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What You Need to Know About the OSHA Outreach Training Program

JS
John Sherman
Oct 14, 2018

Regardless of the size or industry of your company, proper training is imperative for everyone. When it comes to training, this includes the CEO who can learn how to increase profit, the CFO who can decrease overhead, the HR Director for reducing employee turnover, the Compliance Manager to ensure the company follows all current laws and regulations, and the L&D Manager responsible for in-house training. However, training also applies to teams within each department.

Your leadership team should brainstorm to identify the training needs on a department-by-department basis, as well as the company as a whole. Once you approve the training objectives, your L&D Manager should create a program that ensures every person within the organization receives the training needed. By developing and honing knowledge and skills, your employees can perform at peak levels.

Along with the ongoing training offered by your company, it is essential to consider outside resources as well. Especially for a warehousing, manufacturing, processing, or distributing business, or one similar that exposes workers to a high level of risk for injury and even death, training is vital. OSHA offers an incredible outreach training program your L&D and Compliance Manager should understand and utilize.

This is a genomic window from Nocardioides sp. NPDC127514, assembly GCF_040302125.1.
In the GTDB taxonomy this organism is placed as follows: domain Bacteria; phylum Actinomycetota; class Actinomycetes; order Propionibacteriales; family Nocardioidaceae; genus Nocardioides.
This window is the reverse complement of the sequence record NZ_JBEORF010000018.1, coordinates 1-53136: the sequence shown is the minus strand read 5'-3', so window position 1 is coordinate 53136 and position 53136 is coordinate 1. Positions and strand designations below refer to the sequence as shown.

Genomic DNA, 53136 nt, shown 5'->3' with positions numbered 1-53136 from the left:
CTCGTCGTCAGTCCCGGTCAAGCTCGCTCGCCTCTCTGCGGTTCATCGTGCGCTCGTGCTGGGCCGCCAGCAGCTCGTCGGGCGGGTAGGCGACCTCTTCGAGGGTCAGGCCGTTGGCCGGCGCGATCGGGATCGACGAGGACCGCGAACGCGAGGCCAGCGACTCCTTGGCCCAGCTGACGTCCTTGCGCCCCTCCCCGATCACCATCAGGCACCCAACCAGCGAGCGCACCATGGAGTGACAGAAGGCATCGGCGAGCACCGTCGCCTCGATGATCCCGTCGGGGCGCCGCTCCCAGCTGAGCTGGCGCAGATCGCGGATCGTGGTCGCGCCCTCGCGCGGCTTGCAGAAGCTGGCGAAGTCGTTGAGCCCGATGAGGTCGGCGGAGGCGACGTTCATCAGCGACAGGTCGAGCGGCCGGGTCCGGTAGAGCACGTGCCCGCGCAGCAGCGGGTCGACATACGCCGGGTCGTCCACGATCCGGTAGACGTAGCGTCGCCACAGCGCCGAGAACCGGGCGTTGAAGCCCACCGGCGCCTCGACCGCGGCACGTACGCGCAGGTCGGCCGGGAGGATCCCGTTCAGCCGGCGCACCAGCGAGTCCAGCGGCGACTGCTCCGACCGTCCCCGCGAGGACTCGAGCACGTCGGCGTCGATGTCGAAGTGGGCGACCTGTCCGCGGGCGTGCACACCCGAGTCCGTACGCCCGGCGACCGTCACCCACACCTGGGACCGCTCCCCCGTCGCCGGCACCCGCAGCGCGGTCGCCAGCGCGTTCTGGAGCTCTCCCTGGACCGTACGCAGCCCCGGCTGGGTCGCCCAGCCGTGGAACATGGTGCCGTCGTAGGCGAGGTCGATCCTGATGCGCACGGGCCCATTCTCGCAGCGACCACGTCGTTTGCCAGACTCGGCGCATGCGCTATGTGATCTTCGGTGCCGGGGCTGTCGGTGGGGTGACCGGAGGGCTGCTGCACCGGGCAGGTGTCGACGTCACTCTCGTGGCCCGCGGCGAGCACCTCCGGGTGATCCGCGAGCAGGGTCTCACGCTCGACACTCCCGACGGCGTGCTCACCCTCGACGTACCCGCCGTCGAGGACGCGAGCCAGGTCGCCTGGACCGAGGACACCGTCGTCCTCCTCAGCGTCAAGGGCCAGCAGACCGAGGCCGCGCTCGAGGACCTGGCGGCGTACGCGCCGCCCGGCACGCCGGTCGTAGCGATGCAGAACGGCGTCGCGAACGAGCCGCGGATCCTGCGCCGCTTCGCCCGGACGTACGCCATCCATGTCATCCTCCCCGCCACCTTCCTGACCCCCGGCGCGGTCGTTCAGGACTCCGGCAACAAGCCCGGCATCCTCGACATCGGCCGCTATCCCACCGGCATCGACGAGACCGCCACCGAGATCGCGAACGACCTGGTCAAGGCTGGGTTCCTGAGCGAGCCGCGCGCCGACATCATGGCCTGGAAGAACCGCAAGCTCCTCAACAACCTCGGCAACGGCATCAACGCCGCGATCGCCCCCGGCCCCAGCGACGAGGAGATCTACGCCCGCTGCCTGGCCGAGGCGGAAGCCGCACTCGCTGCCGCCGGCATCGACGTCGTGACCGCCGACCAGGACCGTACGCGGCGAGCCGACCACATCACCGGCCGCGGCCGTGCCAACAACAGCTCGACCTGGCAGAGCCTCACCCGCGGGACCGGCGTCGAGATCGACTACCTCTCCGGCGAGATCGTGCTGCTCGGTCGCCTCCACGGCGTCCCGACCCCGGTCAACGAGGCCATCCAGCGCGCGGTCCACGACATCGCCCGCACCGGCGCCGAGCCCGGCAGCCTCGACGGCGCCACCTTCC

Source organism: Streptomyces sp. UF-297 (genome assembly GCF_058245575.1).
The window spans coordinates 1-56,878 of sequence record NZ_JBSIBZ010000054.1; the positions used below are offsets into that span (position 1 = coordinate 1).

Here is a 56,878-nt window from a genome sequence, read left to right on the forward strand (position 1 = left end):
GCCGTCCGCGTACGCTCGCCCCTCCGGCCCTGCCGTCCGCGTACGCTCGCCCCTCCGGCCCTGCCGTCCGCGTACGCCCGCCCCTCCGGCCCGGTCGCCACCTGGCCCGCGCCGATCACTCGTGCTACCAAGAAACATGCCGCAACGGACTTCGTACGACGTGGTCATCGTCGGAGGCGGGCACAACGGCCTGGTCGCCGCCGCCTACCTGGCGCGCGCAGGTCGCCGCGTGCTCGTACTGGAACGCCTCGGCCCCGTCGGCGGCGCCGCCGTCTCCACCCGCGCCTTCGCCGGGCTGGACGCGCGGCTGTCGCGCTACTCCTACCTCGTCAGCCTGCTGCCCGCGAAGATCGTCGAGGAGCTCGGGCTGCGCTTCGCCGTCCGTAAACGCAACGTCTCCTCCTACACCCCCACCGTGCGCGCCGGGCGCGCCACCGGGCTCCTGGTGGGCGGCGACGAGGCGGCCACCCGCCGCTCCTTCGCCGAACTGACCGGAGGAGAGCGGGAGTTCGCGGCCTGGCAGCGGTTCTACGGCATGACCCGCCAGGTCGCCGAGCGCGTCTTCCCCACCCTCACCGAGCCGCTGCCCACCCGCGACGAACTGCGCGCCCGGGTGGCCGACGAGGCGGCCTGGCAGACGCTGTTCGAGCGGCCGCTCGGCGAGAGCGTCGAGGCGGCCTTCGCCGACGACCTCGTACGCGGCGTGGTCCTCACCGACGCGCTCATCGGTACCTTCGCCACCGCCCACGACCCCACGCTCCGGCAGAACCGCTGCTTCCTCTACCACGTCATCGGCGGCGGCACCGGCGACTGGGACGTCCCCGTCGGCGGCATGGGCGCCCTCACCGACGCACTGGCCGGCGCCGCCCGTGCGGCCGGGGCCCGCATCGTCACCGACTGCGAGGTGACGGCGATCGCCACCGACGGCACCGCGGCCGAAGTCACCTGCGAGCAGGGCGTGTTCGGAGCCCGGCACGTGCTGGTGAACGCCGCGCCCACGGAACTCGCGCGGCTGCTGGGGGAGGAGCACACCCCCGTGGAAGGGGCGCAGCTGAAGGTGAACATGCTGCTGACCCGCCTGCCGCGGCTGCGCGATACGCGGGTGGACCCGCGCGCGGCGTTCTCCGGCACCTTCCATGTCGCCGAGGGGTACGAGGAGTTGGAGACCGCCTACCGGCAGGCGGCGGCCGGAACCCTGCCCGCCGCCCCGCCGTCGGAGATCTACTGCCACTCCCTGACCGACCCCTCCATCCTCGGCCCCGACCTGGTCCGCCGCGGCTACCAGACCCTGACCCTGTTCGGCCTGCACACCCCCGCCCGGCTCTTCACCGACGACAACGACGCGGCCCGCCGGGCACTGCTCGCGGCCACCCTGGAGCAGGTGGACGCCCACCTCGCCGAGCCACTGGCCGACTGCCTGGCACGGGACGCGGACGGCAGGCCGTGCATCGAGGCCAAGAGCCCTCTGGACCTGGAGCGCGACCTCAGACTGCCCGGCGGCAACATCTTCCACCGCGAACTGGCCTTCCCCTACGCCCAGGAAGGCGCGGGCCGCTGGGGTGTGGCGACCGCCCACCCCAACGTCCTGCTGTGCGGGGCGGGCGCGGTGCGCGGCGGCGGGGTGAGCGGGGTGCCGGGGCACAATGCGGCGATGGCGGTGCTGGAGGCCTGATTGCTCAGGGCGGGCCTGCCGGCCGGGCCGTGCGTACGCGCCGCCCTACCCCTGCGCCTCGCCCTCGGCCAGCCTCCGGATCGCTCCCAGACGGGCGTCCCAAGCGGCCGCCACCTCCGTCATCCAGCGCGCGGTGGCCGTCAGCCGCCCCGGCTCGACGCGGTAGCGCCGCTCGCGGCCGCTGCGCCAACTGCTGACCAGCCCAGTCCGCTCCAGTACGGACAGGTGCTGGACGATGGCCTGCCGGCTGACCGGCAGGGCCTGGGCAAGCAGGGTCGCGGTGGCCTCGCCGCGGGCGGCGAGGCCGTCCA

What is OSHA?

OSHA, the acronym for Occupational Safety and Health Administration is a government entity that establishes and enforces protective standards for workplace safety and health. This organization also created the OSH Act of 1970. Through that, OSHA has the authorization to enforce the standards developed under the Act, which “assure safe and healthful working conditions for both men and women” on the job.

However, OSHA offers even more in the form of employee and worker assistance and training. Rather than just set and enforce strict regulations that help prevent injuries, illness, and death, this organization serves all types of industries through an incredible training program. OSHA wants workers to succeed, which entails having a safe and healthy place to work.

What Does the OSHA Outreach Training Program Consist Of?

OSHA, which falls under the guise of the United States Department of Labor, voluntarily developed an outreach program that promotes both safety and health within the workplace. The primary goal of this is to increase the knowledge of workers specific to hazards, as well as their legal rights.

Something important to note is this Outreach Training Program does not include the training requirements found in the OSHA standards. That means your Compliance and L&D Managers would need to provide employees with additional training for hazards, and the specific jobs they perform. The topics covered in the Outreach Training Program are also different from those your leadership team would choose from a learning platform to develop worker knowledge and skill further.